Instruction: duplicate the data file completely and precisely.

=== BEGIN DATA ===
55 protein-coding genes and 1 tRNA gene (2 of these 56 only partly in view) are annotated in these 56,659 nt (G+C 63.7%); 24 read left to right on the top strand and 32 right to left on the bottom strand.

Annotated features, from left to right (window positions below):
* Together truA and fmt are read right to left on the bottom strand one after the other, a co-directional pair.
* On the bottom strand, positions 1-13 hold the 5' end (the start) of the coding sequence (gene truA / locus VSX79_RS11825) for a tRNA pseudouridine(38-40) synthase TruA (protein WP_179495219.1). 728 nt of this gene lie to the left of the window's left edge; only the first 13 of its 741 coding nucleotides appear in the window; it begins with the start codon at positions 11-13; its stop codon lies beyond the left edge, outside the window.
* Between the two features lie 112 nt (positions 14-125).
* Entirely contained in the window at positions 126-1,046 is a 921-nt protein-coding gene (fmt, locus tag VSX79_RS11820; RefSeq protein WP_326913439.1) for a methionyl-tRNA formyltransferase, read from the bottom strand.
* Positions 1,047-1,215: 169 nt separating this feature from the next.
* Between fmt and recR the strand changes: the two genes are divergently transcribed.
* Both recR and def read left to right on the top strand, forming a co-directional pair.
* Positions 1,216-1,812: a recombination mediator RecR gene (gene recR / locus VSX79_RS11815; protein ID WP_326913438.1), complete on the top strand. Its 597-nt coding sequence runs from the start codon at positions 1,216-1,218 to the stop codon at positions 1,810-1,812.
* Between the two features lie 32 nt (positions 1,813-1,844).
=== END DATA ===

55 protein-coding genes and 1 tRNA gene (2 of these 56 only partly in view) are annotated in these 56,659 nt (G+C 63.7%); 24 read left to right on the top strand and 32 right to left on the bottom strand.

Annotated features, from left to right (window positions below):
* Together truA and fmt are read right to left on the bottom strand one after the other, a co-directional pair.
* On the bottom strand, positions 1-13 hold the 5' end (the start) of the coding sequence (gene truA / locus VSX79_RS11825) for a tRNA pseudouridine(38-40) synthase TruA (protein WP_179495219.1). 728 nt of this gene lie to the left of the window's left edge; only the first 13 of its 741 coding nucleotides appear in the window; it begins with the start codon at positions 11-13; its stop codon lies beyond the left edge, outside the window.
* Between the two features lie 112 nt (positions 14-125).
* Entirely contained in the window at positions 126-1,046 is a 921-nt protein-coding gene (fmt, locus tag VSX79_RS11820; RefSeq protein WP_326913439.1) for a methionyl-tRNA formyltransferase, read from the bottom strand.
* Positions 1,047-1,215: 169 nt separating this feature from the next.
* Between fmt and recR the strand changes: the two genes are divergently transcribed.
* Both recR and def read left to right on the top strand, forming a co-directional pair.
* Positions 1,216-1,812: a recombination mediator RecR gene (gene recR / locus VSX79_RS11815; protein ID WP_326913438.1), complete on the top strand. Its 597-nt coding sequence runs from the start codon at positions 1,216-1,218 to the stop codon at positions 1,810-1,812.
* Between the two features lie 32 nt (positions 1,813-1,844).